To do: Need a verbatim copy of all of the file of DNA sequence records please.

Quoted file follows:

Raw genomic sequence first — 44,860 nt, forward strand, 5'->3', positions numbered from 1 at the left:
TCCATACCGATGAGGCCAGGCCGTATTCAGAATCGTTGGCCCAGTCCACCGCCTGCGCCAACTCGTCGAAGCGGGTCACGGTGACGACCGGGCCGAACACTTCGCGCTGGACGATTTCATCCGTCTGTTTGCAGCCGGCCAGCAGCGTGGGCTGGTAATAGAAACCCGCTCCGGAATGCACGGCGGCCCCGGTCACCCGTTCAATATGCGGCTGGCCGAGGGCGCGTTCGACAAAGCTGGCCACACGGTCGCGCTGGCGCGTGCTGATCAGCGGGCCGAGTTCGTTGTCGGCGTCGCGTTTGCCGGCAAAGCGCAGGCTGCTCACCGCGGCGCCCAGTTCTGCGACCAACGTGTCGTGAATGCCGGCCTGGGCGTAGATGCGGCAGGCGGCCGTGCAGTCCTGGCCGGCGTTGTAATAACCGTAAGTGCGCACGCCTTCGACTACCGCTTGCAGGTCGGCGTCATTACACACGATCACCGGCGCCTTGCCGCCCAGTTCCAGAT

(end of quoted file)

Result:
Raw genomic sequence first — 44,860 nt, forward strand, 5'->3', positions numbered from 1 at the left:
TCCATACCGATGAGGCCAGGCCGTATTCAGAATCGTTGGCCCAGTCCACCGCCTGCGCCAACTCGTCGAAGCGGGTCACGGTGACGACCGGGCCGAACACTTCGCGCTGGACGATTTCATCCGTCTGTTTGCAGCCGGCCAGCAGCGTGGGCTGGTAATAGAAACCCGCTCCGGAATGCACGGCGGCCCCGGTCACCCGTTCAATATGCGGCTGGCCGAGGGCGCGTTCGACAAAGCTGGCCACACGGTCGCGCTGGCGCGTGCTGATCAGCGGGCCGAGTTCGTTGTCGGCGTCGCGTTTGCCGGCAAAGCGCAGGCTGCTCACCGCGGCGCCCAGTTCTGCGACCAACGTGTCGTGAATGCCGGCCTGGGCGTAGATGCGGCAGGCGGCCGTGCAGTCCTGGCCGGCGTTGTAATAACCGTAAGTGCGCACGCCTTCGACTACCGCTTGCAGGTCGGCGTCATTACACACGATCACCGGCGCCTTGCCGCCCAGTTCCAGAT